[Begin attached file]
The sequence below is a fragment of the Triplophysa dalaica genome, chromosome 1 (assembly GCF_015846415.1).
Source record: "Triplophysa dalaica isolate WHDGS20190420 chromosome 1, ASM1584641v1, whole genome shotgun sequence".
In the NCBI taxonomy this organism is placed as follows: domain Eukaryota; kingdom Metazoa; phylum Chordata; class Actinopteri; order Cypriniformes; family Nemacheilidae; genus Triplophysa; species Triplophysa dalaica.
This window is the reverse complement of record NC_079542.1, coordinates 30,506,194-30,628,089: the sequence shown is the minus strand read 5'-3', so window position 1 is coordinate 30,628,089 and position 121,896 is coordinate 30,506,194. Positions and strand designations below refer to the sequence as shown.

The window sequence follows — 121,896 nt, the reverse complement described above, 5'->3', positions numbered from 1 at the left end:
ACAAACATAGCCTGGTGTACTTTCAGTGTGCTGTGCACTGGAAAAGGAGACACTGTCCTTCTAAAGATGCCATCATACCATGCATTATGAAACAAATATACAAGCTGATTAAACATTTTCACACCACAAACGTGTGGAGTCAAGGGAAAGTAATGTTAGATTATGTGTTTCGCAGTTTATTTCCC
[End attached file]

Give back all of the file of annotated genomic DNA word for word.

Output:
The sequence below is a fragment of the Triplophysa dalaica genome, chromosome 1 (assembly GCF_015846415.1).
Source record: "Triplophysa dalaica isolate WHDGS20190420 chromosome 1, ASM1584641v1, whole genome shotgun sequence".
In the NCBI taxonomy this organism is placed as follows: domain Eukaryota; kingdom Metazoa; phylum Chordata; class Actinopteri; order Cypriniformes; family Nemacheilidae; genus Triplophysa; species Triplophysa dalaica.
This window is the reverse complement of record NC_079542.1, coordinates 30,506,194-30,628,089: the sequence shown is the minus strand read 5'-3', so window position 1 is coordinate 30,628,089 and position 121,896 is coordinate 30,506,194. Positions and strand designations below refer to the sequence as shown.

The window sequence follows — 121,896 nt, the reverse complement described above, 5'->3', positions numbered from 1 at the left end:
ACAAACATAGCCTGGTGTACTTTCAGTGTGCTGTGCACTGGAAAAGGAGACACTGTCCTTCTAAAGATGCCATCATACCATGCATTATGAAACAAATATACAAGCTGATTAAACATTTTCACACCACAAACGTGTGGAGTCAAGGGAAAGTAATGTTAGATTATGTGTTTCGCAGTTTATTTCCC